Fulled fabrics. The fabrics during the Middle Ages were often fulled. When fabrics from that time is found in the ground, the majority of the nap is often gone. That means the fabrics that we find give a different surface then the fabric originally had. Also fabrics other than archaeological, may have lost a lot of its fulled surface. Here we can see some evidence of that.
The examples are both from gilded leather coverlets, where the gilded strip ( or a twisted linen strip) has fallen off and exposes a fabric that has significantly more nap than the rest of the fabric. Both fabrics are dated to 15th or 16th century.
Today we return to the Grödinge double weave. But today we focus on the animals of the middle section. We got lions, eagles and the animal combined by the two, griffins. At first sight all animals looks the same, but at a closer look, all the animals have some small individual parts. That menas that the pattern have been picked by hand during the weaving.
The weave is made out of white and dark blue wool and is dated to the 15th century.
Today the double weave can be found in the collections of The Swedish History Museum. / Amica & Maria Please cred us if sharing photos. Click on the photo to enlage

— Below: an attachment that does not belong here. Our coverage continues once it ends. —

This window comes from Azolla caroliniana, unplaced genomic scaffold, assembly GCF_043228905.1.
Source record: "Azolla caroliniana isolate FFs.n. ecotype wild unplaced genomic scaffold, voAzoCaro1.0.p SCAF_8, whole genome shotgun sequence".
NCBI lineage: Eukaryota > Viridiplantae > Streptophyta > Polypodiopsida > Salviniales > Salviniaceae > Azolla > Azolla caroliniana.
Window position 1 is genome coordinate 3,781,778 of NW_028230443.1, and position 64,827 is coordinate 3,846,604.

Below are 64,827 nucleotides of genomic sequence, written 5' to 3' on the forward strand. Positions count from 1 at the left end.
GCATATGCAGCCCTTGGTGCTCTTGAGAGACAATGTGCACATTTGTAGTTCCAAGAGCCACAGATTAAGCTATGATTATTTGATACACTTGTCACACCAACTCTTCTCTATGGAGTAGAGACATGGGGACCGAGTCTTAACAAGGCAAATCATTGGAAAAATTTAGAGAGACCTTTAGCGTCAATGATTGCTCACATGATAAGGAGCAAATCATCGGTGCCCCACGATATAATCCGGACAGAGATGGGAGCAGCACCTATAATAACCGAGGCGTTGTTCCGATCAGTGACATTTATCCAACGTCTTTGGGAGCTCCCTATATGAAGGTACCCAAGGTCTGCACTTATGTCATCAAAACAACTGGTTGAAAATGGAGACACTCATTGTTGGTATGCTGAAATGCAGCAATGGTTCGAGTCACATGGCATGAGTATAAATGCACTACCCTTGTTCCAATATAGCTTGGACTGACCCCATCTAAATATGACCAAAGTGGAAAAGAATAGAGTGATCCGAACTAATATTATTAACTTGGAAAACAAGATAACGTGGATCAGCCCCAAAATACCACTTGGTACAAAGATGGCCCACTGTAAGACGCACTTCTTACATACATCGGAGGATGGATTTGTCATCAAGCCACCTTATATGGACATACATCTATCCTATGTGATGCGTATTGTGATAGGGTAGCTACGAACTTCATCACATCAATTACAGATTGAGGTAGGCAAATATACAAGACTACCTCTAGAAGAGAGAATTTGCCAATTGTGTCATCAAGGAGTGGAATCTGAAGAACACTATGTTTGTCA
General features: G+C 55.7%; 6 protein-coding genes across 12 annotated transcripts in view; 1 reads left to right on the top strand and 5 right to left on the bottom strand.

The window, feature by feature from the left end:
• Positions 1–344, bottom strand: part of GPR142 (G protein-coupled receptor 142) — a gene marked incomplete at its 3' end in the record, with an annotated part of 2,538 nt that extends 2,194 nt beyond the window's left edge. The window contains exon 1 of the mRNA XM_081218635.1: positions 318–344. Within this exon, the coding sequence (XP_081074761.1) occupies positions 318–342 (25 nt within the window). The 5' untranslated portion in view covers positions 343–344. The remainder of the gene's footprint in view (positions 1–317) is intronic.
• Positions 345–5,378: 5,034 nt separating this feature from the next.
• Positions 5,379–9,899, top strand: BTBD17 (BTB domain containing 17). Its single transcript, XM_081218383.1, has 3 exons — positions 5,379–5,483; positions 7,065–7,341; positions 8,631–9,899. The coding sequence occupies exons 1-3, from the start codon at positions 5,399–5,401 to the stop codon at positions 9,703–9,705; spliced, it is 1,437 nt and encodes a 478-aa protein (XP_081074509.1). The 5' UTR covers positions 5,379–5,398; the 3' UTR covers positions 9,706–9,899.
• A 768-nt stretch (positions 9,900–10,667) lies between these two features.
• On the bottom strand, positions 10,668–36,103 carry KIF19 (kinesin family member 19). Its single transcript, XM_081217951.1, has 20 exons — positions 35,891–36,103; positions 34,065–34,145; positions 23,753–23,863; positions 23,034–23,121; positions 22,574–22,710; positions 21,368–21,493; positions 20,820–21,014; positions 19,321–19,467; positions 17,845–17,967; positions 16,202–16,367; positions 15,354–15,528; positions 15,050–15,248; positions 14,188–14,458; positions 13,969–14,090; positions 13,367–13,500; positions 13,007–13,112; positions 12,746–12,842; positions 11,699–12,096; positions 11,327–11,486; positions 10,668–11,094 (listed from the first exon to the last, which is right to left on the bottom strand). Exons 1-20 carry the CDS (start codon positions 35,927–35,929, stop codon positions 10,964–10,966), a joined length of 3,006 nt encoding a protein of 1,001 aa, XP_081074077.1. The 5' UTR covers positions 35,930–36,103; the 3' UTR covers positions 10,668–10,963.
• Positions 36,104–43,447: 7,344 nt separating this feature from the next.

Down. A material that we know was used a lot during the Middle Ages. Not very many down filled items are still around. But luckily we have a few cushions in Sweden, still filled with down. Or at least what we believe is down. They have not been opened… yet.
The weight and the fluffiness feels like down. And sometimes even a small down find it’s way out though the cushion fabric. As in this case with the lovely gilded leather embroidery cushion from Aspö church.
Dated to late 15th century. Possibly also early 16th century. Now in the collections of The Swedish History museum.
Today we want to show you some spangles/ sequins and some mini-mini pearls. It’s a top of a sudarium. The top is silk, metal thread, linen thread, spangles and pearls. The linen is also embroidered with red and blue silk. The seams are covered with silk ribbons, woven in a rigid heddle.
Dated to 15th century. Today in the collections of The Swedish History Museum. / Amica & Maria If sharing photos: please cred us.
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